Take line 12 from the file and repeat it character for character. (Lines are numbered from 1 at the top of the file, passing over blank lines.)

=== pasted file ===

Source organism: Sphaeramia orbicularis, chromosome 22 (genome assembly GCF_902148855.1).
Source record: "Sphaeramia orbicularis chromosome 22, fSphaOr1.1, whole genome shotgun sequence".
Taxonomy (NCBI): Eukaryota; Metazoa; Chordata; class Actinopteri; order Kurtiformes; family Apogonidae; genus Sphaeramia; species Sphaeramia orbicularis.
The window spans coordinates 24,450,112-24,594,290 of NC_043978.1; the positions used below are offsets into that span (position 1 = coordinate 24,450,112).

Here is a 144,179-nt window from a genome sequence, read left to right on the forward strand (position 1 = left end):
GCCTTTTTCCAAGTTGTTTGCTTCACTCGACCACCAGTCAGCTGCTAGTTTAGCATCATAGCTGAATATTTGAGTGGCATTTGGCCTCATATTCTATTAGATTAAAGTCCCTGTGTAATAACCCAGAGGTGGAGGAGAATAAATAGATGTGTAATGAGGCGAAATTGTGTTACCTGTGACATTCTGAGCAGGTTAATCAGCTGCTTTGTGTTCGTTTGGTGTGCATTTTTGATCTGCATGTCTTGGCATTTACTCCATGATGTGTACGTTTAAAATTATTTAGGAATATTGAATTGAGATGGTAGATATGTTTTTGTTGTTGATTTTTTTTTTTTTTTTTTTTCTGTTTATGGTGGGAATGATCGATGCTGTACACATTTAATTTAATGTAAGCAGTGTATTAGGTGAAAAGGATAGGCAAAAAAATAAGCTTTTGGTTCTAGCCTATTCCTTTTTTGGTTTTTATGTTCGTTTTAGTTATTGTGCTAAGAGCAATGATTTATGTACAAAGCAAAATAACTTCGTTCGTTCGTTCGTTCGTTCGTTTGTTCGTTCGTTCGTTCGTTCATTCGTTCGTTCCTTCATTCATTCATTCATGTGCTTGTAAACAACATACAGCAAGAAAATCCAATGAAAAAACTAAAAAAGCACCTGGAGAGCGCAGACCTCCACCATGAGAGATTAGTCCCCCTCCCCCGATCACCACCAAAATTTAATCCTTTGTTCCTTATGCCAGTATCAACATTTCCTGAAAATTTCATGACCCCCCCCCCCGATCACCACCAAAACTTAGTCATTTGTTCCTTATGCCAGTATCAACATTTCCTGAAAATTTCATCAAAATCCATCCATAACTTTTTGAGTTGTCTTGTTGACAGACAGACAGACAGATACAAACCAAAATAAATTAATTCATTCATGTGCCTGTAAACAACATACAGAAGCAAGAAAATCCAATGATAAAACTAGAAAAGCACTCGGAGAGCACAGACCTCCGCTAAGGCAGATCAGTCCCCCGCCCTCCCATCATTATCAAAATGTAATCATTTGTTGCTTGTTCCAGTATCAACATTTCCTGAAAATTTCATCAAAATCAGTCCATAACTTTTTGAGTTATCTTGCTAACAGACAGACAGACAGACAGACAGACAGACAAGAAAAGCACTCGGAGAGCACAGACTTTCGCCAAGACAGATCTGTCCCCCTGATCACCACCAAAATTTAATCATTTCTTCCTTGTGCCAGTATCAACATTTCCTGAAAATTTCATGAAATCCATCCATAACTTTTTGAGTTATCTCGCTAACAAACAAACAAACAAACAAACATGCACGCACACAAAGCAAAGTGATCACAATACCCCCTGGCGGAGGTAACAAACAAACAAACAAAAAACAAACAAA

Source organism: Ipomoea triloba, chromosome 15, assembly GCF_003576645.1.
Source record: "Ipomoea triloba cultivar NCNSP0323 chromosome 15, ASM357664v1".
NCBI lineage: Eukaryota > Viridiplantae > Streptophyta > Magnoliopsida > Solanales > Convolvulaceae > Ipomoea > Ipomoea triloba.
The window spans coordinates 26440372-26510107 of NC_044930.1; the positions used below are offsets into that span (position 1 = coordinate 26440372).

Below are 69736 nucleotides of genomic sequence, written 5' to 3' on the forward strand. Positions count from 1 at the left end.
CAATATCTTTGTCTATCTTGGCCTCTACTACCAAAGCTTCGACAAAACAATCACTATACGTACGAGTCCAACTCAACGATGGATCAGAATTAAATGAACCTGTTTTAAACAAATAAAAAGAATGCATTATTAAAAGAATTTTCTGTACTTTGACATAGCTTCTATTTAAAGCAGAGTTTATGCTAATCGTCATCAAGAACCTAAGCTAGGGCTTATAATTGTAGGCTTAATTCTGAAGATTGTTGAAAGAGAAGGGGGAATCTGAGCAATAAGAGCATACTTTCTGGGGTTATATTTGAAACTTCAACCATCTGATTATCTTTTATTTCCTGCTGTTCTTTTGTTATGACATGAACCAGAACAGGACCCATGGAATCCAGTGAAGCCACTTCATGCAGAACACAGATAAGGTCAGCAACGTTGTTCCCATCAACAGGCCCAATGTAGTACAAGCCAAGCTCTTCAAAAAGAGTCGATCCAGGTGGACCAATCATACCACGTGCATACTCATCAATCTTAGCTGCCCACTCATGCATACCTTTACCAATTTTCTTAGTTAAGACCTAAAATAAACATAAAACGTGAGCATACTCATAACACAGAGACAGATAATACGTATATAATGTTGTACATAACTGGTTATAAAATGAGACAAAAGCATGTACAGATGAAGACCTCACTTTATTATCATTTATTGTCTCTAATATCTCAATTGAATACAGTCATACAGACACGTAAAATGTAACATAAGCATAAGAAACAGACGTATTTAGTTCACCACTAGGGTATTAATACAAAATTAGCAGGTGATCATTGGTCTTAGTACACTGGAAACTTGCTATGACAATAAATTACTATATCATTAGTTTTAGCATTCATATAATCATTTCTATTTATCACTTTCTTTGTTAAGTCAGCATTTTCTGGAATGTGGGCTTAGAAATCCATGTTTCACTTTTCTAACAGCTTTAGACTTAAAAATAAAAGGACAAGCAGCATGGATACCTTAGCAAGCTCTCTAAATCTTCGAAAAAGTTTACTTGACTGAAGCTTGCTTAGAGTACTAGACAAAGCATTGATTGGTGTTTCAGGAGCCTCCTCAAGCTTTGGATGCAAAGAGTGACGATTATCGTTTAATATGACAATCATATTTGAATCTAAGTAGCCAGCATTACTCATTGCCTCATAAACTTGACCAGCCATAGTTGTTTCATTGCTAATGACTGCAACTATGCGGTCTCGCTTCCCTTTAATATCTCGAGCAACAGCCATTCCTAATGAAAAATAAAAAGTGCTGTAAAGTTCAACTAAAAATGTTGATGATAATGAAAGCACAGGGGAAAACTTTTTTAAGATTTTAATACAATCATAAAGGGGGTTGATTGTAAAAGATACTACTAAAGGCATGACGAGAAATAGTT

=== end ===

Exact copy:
CAATATCTTTGTCTATCTTGGCCTCTACTACCAAAGCTTCGACAAAACAATCACTATACGTACGAGTCCAACTCAACGATGGATCAGAATTAAATGAACCTGTTTTAAACAAATAAAAAGAATGCATTATTAAAAGAATTTTCTGTACTTTGACATAGCTTCTATTTAAAGCAGAGTTTATGCTAATCGTCATCAAGAACCTAAGCTAGGGCTTATAATTGTAGGCTTAATTCTGAAGATTGTTGAAAGAGAAGGGGGAATCTGAGCAATAAGAGCATACTTTCTGGGGTTATATTTGAAACTTCAACCATCTGATTATCTTTTATTTCCTGCTGTTCTTTTGTTATGACATGAACCAGAACAGGACCCATGGAATCCAGTGAAGCCACTTCATGCAGAACACAGATAAGGTCAGCAACGTTGTTCCCATCAACAGGCCCAATGTAGTACAAGCCAAGCTCTTCAAAAAGAGTCGATCCAGGTGGACCAATCATACCACGTGCATACTCATCAATCTTAGCTGCCCACTCATGCATACCTTTACCAATTTTCTTAGTTAAGACCTAAAATAAACATAAAACGTGAGCATACTCATAACACAGAGACAGATAATACGTATATAATGTTGTACATAACTGGTTATAAAATGAGACAAAAGCATGTACAGATGAAGACCTCACTTTATTATCATTTATTGTCTCTAATATCTCAATTGAATACAGTCATACAGACACGTAAAATGTAACATAAGCATAAGAAACAGACGTATTTAGTTCACCACTAGGGTATTAATACAAAATTAGCAGGTGATCATTGGTCTTAGTACACTGGAAACTTGCTATGACAATAAATTACTATATCATTAGTTTTAGCATTCATATAATCATTTCTATTTATCACTTTCTTTGTTAAGTCAGCATTTTCTGGAATGTGGGCTTAGAAATCCATGTTTCACTTTTCTAACAGCTTTAGACTTAAAAATAAAAGGACAAGCAGCATGGATACCTTAGCAAGCTCTCTAAATCTTCGAAAAAGTTTACTTGACTGAAGCTTGCTTAGAGTACTAGACAAAGCATTGATTGGTGTTTCAGGAGCCTCCTCAAGCTTTGGATGCAAAGAGTGACGATTATCGTTTAATATGACAATCATATTTGAATCTAAGTAGCCAGCATTACTCATTGCCTCATAAACTTGACCAGCCATAGTTGTTTCATTGCTAATGACTGCAACTATGCGGTCTCGCTTCCCTTTAATATCTCGAGCAACAGCCATTCCTAATGAAAAATAAAAAGTGCTGTAAAGTTCAACTAAAAATGTTGATGATAATGAAAGCACAGGGGAAAACTTTTTTAAGATTTTAATACAATCATAAAGGGGGTTGATTGTAAAAGATACTACTAAAGGCATGACGAGAAATAGTT